Some flashlights have slots for tritium vials so that the flashlight can be easily located in the dark. Tritium is used to illuminate the iron sights of some small arms. The reticle on the sa80 s optical su SAT sight as well as the LPS 4 by 6 degrees. Tip2 telescopic sight of a PS L rifle contains a small amount of tritium for the same effect as an example of tritium use on a rifle sight. The electrons emitted by the radioactive decay of the tritium cause phosphor to glow, thus providing a long lasting several years and non battery-powered firearms sight that is visible in dim lighting conditions.
The tritium glow is not noticeable in bright conditions such as during daylight. However, as a result, some manufacturers have started to integrate fiber-optic sites with tritium vials to provide bright high contrast, firearm, sights in both bright and dim conditions, topic safety. While these devices contain a radioactive substance, it is currently believed that self powered lighting does not pose a significant health concern. A 2007 report by the UK government’s Health Protection Agency advisory group on ionizing radiation declared the health risks of tritium exposure to be double than previously set by the International Commission on radiological protection, but encapsulated tritium lighting devices, typically taking the form of a luminous glass tube. Embedded in a thick block of clear plastic prevent the user from being exposed to the tritium at all unless the device is broken apart, tritium presents no external beta radiation threat when encapsulated in non hydrogen permeable containers due to its low penetration depth, which is insufficient to Penetrate intact human skin, however, GTL s devices Durham it low levels of x-rays due to bremsstrahlung, the primary danger from tritium arises if it is inhaled, ingested, injected or absorbed into the body.
This results in the absorption of the emitted radiation in a relatively small region of the body again due to the low penetration depth, the biological half-life of tritium. The time it takes for half of an ingested dose to be expelled from the body is low. At only 12 days, tritium excretion can be accelerated further by increasing water intake to 3 to 4 liters per day. Direct short-term exposure to small amounts of tritium is mostly harmless if a tritium, tube breaks, one should leave the area and allow the gas to diffuse into the air tritium exists, naturally in the environment, but in very small quantities. Topic legislation because tritium is used in boosted, fission weapons and thermonuclear weapons, though in quantities several thousand times larger than that in a key chain.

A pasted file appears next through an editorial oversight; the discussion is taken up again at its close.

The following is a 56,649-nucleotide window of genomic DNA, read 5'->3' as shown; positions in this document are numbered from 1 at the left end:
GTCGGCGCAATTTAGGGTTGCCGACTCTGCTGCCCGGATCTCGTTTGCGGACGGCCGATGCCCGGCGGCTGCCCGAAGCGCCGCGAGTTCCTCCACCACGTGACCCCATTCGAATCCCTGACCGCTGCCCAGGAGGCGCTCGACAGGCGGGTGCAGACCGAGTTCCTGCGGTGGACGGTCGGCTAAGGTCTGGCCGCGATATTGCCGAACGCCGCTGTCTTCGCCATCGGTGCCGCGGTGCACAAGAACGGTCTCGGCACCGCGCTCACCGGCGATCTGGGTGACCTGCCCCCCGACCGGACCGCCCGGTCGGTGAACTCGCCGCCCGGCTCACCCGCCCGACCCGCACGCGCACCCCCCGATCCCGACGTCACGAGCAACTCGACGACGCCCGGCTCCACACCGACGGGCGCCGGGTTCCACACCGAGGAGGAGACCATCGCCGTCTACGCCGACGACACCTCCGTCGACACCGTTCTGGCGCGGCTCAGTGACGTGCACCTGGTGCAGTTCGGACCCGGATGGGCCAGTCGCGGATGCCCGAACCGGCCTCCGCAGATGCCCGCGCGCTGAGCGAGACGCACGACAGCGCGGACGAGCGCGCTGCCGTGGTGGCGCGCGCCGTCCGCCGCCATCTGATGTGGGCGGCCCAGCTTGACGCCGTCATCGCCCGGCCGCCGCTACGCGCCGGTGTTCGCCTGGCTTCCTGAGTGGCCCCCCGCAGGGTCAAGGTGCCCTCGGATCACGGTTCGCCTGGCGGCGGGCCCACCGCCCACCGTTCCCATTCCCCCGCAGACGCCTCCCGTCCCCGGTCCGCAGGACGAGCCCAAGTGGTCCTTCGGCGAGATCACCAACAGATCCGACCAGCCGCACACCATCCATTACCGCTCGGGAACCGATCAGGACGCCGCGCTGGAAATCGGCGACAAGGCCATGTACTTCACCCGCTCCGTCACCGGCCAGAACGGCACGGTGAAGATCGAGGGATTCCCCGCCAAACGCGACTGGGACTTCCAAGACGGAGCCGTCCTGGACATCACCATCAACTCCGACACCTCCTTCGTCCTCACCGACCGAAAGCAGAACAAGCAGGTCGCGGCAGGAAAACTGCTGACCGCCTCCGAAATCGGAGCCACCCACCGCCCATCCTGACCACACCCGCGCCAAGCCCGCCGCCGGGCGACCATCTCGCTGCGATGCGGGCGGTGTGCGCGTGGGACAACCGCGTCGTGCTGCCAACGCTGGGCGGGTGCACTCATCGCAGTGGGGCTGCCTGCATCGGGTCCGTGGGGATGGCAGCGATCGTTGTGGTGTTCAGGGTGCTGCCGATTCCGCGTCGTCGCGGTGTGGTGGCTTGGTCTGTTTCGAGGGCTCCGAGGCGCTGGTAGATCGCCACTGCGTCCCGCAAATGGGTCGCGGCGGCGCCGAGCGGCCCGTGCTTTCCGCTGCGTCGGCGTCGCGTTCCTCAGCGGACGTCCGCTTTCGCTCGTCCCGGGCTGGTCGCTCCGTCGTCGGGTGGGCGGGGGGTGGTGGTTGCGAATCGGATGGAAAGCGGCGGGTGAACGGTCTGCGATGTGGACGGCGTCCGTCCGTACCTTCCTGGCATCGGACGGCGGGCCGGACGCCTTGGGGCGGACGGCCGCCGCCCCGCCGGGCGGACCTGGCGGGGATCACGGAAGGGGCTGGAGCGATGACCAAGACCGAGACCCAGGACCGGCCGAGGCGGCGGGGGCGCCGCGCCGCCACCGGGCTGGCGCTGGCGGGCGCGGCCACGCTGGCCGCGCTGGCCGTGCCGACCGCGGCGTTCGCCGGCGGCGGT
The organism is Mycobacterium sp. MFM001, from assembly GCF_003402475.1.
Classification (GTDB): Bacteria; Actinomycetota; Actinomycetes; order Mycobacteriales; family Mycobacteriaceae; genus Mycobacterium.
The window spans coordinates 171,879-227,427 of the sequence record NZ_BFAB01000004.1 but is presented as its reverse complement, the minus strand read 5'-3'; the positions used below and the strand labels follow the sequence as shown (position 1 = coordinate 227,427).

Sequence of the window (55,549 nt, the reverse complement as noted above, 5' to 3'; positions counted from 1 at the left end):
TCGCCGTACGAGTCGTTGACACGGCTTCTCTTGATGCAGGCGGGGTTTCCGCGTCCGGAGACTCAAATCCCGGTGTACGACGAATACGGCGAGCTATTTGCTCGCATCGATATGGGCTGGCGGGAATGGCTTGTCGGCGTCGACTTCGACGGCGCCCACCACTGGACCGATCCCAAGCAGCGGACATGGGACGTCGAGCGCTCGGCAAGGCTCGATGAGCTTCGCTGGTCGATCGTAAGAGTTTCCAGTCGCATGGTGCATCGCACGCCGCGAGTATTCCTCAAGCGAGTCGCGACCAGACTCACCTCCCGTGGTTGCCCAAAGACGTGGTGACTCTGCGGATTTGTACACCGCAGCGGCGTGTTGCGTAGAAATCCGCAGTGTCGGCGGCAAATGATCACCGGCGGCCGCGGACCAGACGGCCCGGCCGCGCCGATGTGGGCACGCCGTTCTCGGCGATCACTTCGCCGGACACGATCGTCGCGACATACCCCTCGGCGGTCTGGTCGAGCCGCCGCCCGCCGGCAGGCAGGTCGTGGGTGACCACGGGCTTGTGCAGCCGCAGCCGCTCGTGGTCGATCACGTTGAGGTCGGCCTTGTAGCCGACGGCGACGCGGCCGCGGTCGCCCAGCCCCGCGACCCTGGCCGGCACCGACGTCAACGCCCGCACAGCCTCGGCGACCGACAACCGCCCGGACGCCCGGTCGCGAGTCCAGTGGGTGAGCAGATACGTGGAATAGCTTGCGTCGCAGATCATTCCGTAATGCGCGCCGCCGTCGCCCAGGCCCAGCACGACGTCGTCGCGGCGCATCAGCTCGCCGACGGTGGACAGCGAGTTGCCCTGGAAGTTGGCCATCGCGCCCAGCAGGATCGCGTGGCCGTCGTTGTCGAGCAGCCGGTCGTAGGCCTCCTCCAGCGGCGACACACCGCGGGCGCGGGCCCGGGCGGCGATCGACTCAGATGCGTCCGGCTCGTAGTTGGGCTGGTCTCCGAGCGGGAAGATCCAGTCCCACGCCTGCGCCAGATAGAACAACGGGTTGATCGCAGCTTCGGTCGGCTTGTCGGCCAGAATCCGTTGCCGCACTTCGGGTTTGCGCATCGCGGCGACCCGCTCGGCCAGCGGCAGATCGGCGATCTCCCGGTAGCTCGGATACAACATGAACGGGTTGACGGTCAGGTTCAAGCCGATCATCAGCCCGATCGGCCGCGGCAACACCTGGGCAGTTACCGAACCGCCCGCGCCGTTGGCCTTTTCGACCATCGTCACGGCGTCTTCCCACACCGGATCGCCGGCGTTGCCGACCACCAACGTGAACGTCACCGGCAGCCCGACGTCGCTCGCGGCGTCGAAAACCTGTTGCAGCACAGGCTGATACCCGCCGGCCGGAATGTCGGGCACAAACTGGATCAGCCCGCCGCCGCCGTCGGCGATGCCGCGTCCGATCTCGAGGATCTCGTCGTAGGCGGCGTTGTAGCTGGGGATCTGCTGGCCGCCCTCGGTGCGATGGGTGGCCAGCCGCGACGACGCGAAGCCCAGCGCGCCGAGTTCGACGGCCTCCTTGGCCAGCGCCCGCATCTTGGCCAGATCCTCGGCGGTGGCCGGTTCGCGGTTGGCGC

Consumer and safety devices containing tritium for use in the United States are subject to certain possession resale disposal and use restrictions in the u.s Devices such as self-luminous exit signs, gauges, wristwatches, etc, that contains small amounts of tritium are under the jurisdiction of the Nuclear Regulatory Commission and a subject to possession distribution and import and export regulations found in 10 CFR parts, 30, 32 and 110. They are also subject to regulations for possession use and disposal in certain states. Luminous products containing more tritium than needed for a wristwatch are not widely available at retail outlets. In the United States they are readily sold and used in the UK and US they are regulated in England and Wales by environmental health departments of local councils.
Tritium lighting is legal in most of Asia and Australia. Topic see also list of light sources.